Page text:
The Basics of Interlisp
Some very basics – enough to get you to find the Medley User’s Guide of ~30 years ago.
Interlisp is a dialect of Lisp and as such, it is based on the familiar syntax of left-parenthesis, function name, arguments, and right-parenthesis. Besides many of the functions having different names and arguments compared to Common Lisp, Interlisp has many other, more fundamental, differences from Common Lisp. While this section will not go into any of the functional differences between Interlisp and Common Lisp, it will attempt to detail the more fundamental differences between the two. The reference manual may be used for a detailed description of the Interlisp functions.
Upper- and Lower Case
Interlisp uses mixed case. That is, upper-case letters and lower-case
letters are treated as different. This means you can have a variable
my-var and a variable named
MY-VAR that are unique and
unrelated to each other. This is true for Common Lisp too, but
the READ function in Common Lisp translates.
Most Interlisp primitives are upper case.
As a side note, the Medley system includes a package called DWIM (Do What I Mean). This system reads in what you type and attempts to automatically correct input errors. At times, in an effort to correct typing errors this system will auto-convert something you type in lowercase into uppercase. Thus it may appear that the case doesn’t matter - but it does.
Except for Special Variables, variables in Common Lisp are lexically scoped. This means that local variables are only visible within the scope they are defined. This means, among other things, that variables defined in one function are not visible to other functions.
In functions that are running interpretively (as opposed to having
been compiled), variables in Interlisp are dynamically scoped. This
means that variables are visible within the dynamic environment they
are in. For example, let’s say we create two functions
FUN1 introduced a local variable and then
FUN2 would have access to the variable
since it is in the dynamic environment of being called by
In other words, the variable was in existence when
called. However, the Interlisp compiler “hides” variables unless
they are “declared special”, so that they are essentially lexically scoped,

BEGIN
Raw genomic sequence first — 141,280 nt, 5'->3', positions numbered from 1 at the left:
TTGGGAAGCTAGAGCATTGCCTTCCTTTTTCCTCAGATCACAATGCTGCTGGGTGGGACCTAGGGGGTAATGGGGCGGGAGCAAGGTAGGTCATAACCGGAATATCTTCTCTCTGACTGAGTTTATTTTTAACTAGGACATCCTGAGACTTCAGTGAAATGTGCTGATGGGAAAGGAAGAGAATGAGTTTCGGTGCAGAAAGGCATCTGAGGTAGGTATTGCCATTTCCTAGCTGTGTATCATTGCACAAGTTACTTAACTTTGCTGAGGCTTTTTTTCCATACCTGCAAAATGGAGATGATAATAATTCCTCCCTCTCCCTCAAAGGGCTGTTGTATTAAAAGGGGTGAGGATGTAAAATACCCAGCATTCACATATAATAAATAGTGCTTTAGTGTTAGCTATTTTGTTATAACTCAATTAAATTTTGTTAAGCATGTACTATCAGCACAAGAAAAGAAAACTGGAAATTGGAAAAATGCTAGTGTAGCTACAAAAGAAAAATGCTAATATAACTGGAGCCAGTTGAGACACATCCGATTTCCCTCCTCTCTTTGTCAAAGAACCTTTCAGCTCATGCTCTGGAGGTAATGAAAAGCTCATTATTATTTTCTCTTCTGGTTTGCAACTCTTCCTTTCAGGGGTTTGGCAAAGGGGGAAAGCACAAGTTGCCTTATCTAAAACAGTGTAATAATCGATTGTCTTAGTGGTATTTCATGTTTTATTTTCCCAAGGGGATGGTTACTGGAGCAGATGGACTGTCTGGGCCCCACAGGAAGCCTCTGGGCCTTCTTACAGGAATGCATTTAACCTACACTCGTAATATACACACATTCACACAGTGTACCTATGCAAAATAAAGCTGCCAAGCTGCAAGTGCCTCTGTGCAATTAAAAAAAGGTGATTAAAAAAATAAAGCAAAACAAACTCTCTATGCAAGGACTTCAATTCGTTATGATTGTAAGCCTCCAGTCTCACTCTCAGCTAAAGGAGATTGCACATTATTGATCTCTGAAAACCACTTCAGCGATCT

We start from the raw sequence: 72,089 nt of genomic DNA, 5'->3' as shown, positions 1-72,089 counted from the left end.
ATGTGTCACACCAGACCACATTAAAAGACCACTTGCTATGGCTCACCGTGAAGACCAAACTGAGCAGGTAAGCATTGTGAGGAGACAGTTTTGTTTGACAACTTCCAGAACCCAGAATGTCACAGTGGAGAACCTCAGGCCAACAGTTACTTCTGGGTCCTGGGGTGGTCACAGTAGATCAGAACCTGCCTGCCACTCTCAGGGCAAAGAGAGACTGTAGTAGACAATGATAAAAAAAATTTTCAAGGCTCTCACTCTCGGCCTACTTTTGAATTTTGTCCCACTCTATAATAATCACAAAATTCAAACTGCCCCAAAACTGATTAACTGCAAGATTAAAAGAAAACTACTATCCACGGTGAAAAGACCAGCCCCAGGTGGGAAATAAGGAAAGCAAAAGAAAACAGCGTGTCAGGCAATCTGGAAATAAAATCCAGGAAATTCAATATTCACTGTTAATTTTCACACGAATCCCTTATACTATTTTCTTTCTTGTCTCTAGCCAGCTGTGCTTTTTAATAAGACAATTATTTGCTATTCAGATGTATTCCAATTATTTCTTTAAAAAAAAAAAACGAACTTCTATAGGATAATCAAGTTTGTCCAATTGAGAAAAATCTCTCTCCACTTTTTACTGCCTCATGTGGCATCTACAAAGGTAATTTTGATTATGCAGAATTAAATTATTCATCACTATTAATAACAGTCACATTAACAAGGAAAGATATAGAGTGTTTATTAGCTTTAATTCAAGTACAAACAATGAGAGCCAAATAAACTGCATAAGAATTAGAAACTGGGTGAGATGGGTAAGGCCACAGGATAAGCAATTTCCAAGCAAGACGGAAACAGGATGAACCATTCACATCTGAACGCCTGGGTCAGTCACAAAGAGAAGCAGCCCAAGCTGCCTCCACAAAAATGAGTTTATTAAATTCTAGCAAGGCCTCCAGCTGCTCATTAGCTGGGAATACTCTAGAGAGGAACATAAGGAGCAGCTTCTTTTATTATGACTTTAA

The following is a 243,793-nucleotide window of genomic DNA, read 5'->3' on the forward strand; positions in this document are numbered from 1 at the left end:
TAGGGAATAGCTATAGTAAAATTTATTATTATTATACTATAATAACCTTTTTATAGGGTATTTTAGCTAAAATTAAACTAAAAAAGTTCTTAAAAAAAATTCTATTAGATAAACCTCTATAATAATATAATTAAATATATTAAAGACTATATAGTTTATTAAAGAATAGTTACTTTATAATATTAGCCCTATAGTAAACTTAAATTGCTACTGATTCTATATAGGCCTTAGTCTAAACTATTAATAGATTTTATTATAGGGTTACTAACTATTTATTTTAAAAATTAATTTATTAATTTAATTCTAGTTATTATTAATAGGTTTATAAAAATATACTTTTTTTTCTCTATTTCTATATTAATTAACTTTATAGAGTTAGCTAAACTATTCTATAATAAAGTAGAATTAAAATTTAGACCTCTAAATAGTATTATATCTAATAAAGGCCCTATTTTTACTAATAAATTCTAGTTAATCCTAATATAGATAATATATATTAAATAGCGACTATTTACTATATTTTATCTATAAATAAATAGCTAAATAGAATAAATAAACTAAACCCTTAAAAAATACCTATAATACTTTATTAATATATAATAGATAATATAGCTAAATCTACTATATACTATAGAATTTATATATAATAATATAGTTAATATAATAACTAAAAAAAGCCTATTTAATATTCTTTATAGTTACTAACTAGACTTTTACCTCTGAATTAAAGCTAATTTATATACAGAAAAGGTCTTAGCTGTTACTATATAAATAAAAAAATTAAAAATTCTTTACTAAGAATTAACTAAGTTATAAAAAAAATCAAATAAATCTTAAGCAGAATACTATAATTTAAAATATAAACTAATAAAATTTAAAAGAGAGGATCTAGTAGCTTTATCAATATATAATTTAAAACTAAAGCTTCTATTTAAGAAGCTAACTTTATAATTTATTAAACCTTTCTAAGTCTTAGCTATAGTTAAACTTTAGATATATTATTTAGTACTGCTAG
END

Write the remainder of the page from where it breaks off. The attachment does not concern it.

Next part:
as in Common Lisp.
Common Lisp also supports dynamic variables as well. They are called the Special Variables.
Like Common Lisp but unlike Scheme, Interlisp is a LISP-2 language.
This means, in part, that the namespace for variables is separate from
the namespace for functions. For example, in Interlisp and
Common Lisp, you can simultaneously have a variable named
and a function named
ABC that are unrelated.
LAMBDA & NLAMBDA & CL:LAMBDA
Interlisp shares the notion of
LAMBDA expressions with Common Lisp,
as a way of defining functions. Interlisp
LAMBDA specifies a list
of parameters; Common Lisp parameter lists can be decorated with
&KEYWORD parameters. Interlisp also
adds the notion of an
NLAMBDA function that doesn’t evaluate
its arguments – arguments to
NLAMBDA function are passed directly into a function without
Interlisp supports spread and no-spread lambda arguments similar to Common Lisp. However, Interlisp treats all arguments as optional (if not provided they default to NIL) and ignores extra arguments (no warning or error is raised).
Interlisp supports macros but unlike Common Lisp, Interlisp symbols may simultaneously have a function definition and a macro definition. If a symbol has both a function definition and a macro definition, the function definition is used by the interpreter and the macro is used by the compiler. This allows for extra error checking during development and fast operation during production use.
Interlisp also has a backquote facility similar to Common Lisp’s ` and , read macros.
Unlike Common Lisp, Interlisp does not have a special function for defining macros. Macros are defined by placing their definition on the property list of the symbol.
Medley Common Lisp
The term “Common Lisp” covers a range of development stages, first defined by the book “Common Lisp, the Language” editions 1 (aka CLtL1) and 2 (aka CLtL2) and ultimately the ANSI Standard Common Lisp (aka ANSI). The Common Lisp currently supported by Medley is somewhere between CLtl1 and CLtl2. We are hoping to complete the move to CLtl2.
In Medley Common Lisp and Interlisp are fully integrated. From within Common Lisp, Interlisp functions may be accessed through the Common Lisp package nicknamed ``IL’'.
This introduction was designed to provide the most general of information – just enough to get you started. Medley comes with extensive documentation.
In searchable PDF and (imperfect) HTML:
- (1991) Sun User Guide
- (1992) Medley for the Novice
- (1993) Interlisp Reference Manual
Medley Interlisp also includes an online reference:
- right-click on the desktop to get to the system menu
- select DInfo
or, at any prompt, the
man command will look up an (Interlisp) symbol.
Many thanks to Blake McBride and his Medley Intro from which this was initially taken.